Nobody was born speaking a language.
So much for the tired excuse: “I’m not good with languages”! Recently, scientists have discovered that children are not really learning more easily or more quickly than us, adults. They spend several hours a day, immersed in the new language at school or out in the street, in a new country, working hard on their new skills, making mistakes, trying again, repeating and slowly going forward. Adults are more self-conscious and more critical; they get discouraged by every mistake, often have unrealistic expectations and, almost all the time, they’re very hard on themselves. Well, we, your teachers, have news for you: learning a language is a process. Make your mistakes – then the teacher will explain and correct you – then you’ll start catching yourself and correcting yourself – and fluency will come with time, practice and dedication.
It's a proven psychological fact that we retain much more when we are interested in the subject of learning. Our memory is very selective this way. Events and experiences that have impressed us or moved us deeply are engraved in our memory, many years later, while we all have boring exams we have passed and completely forgotten about within weeks. Take a sports fan who knows every detail about his favorite team or player, plus stats and scoring situations, championships, positions on the field, etc. I could never remember that, since watching sports is not my cup of tea; but ask me about my favorite musicians, and I will tell you every album, every landmark in their lives - believe it or not, I know every word of every song of my favorite band from the time I was growing up (it's too embarrassing to mention but I still like them), and I have won a bunch of contests and prizes because of my useless trivia knowledge, based on pure interest in the subject.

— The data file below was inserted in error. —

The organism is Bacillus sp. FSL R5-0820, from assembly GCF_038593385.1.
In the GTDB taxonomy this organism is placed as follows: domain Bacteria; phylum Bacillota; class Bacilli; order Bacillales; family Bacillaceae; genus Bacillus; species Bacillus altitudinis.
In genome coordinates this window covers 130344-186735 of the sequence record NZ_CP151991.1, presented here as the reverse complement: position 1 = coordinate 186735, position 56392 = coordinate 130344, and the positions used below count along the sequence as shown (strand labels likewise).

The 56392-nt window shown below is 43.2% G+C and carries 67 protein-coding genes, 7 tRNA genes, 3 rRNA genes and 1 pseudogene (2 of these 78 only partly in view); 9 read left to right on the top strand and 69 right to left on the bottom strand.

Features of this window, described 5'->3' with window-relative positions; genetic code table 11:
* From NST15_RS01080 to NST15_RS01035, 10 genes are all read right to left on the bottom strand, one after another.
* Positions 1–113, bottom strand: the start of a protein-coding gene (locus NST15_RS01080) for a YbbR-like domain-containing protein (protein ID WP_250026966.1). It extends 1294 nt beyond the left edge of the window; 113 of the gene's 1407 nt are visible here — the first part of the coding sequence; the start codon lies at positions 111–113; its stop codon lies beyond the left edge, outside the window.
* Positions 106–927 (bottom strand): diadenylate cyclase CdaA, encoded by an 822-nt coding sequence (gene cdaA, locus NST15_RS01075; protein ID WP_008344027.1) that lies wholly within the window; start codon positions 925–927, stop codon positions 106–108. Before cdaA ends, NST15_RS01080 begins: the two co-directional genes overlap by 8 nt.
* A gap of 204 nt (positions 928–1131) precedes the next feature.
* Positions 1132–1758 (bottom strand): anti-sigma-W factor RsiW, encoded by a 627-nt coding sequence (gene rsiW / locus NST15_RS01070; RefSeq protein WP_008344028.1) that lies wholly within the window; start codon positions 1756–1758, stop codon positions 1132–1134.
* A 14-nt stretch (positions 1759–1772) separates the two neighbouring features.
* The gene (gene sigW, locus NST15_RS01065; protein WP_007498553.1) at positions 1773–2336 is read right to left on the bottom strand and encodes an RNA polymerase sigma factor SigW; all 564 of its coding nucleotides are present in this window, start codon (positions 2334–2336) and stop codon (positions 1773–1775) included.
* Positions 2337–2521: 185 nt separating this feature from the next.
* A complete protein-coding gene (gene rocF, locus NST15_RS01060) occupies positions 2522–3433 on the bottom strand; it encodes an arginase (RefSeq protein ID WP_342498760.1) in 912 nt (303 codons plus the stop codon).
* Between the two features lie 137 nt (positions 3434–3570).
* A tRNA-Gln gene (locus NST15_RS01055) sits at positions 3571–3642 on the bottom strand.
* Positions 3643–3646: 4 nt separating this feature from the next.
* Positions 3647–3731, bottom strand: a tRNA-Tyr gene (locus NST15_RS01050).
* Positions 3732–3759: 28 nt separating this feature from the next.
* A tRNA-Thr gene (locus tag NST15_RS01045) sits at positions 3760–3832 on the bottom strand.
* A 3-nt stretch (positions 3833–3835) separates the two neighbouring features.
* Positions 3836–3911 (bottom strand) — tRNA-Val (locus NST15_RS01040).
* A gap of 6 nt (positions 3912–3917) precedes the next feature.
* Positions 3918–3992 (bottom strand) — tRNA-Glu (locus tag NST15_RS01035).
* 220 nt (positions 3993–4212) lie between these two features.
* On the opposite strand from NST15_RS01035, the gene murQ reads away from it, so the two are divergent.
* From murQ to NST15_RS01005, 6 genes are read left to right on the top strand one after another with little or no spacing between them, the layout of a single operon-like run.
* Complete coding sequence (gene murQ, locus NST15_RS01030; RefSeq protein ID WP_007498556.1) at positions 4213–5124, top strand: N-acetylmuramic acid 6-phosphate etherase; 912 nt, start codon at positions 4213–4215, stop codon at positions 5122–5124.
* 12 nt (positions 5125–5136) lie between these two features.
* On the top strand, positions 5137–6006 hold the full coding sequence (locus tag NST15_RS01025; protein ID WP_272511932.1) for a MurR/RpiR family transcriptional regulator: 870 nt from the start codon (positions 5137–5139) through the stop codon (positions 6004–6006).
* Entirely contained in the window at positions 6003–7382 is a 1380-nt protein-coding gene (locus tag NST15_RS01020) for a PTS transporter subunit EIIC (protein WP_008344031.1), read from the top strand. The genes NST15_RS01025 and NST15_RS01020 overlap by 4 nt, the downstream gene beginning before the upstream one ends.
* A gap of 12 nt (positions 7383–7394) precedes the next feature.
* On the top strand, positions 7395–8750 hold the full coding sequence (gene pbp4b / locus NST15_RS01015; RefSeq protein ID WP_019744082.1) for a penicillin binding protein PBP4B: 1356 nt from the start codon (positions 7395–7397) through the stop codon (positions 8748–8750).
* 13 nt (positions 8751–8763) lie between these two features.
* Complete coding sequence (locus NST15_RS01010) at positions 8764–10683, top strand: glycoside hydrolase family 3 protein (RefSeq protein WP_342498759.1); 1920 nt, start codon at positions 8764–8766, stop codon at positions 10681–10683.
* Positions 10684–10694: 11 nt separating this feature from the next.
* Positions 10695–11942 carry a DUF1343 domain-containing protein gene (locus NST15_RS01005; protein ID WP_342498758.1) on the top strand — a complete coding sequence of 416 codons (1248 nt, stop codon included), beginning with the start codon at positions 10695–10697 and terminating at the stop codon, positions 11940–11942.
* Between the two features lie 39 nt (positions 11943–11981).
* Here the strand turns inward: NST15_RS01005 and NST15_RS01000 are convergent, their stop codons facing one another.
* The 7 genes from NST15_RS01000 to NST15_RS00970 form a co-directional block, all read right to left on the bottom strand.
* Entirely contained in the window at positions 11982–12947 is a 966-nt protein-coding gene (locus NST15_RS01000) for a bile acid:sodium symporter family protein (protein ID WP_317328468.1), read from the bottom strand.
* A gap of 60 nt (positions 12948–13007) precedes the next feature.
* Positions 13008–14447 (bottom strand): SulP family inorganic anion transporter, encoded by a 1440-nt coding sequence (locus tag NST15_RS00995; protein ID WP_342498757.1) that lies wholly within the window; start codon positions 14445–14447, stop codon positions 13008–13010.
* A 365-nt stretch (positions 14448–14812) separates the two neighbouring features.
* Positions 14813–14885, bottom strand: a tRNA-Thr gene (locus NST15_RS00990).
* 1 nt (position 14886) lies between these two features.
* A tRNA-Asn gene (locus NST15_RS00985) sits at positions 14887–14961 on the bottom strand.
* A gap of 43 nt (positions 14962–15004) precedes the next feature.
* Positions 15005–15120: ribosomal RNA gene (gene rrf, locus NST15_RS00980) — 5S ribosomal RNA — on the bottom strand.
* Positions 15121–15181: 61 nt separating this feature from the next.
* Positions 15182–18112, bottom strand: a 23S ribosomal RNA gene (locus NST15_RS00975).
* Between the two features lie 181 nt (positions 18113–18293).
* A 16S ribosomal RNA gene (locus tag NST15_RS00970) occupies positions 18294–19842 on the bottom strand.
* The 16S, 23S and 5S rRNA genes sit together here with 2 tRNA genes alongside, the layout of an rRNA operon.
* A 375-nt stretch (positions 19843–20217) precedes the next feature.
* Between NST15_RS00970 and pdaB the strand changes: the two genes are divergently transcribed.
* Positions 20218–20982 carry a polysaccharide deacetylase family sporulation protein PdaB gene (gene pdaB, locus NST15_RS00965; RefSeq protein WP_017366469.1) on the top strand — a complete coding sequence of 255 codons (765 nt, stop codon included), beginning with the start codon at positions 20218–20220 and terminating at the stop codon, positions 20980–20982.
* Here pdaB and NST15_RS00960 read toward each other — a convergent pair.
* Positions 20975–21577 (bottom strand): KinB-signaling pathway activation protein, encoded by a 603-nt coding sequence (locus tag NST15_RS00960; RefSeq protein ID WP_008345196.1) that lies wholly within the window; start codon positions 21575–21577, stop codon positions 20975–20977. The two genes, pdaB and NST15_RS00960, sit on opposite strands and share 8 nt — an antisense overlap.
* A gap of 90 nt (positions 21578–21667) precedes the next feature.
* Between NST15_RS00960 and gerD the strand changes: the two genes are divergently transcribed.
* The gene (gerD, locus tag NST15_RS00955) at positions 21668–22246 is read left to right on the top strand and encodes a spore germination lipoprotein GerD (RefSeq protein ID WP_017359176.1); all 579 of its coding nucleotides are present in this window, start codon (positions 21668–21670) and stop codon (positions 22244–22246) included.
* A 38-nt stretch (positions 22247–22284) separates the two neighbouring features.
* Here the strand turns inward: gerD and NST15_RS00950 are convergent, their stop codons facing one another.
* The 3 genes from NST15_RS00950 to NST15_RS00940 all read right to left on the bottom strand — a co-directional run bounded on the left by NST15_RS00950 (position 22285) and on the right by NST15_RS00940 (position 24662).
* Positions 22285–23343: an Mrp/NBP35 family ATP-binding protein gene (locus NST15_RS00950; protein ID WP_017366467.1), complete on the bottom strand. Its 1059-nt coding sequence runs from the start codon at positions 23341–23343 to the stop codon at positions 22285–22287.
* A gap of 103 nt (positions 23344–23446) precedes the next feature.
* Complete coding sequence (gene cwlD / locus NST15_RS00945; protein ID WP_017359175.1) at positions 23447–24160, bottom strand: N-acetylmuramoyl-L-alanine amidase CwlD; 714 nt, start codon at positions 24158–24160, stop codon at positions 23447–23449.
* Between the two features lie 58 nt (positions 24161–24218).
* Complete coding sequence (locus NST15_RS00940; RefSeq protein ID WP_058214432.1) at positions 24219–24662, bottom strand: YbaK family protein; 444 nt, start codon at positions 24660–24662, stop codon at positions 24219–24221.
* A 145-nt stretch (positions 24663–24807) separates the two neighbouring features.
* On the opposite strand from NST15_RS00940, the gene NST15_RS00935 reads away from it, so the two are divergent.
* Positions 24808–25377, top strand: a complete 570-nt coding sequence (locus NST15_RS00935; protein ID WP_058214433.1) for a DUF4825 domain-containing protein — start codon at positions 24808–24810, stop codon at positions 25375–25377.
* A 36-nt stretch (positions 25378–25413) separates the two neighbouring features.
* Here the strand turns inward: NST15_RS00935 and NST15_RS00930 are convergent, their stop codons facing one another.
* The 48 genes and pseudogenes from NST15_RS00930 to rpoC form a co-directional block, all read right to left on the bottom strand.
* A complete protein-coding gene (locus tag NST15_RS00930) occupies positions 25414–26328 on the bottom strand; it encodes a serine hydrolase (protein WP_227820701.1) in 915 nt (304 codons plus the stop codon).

There is a huge, dangerous misconception about games, music and all visual media as sources of entertainment and nothing more. On top of that, young language learners are presumed distracted and unwilling to learn. Connect the dots, and you have the picture: if your students are lacking in interest or motivation, the reason is most likely boredom. The traditional textbook-workbook-pen-chalk-blackboard concept may be still good, but it most definitely is only a small part of the arsenal a language teacher can use in an attempt to make it a success.
So accept that new language as a new adventure.
Take a deep breath. Jump! The water is great.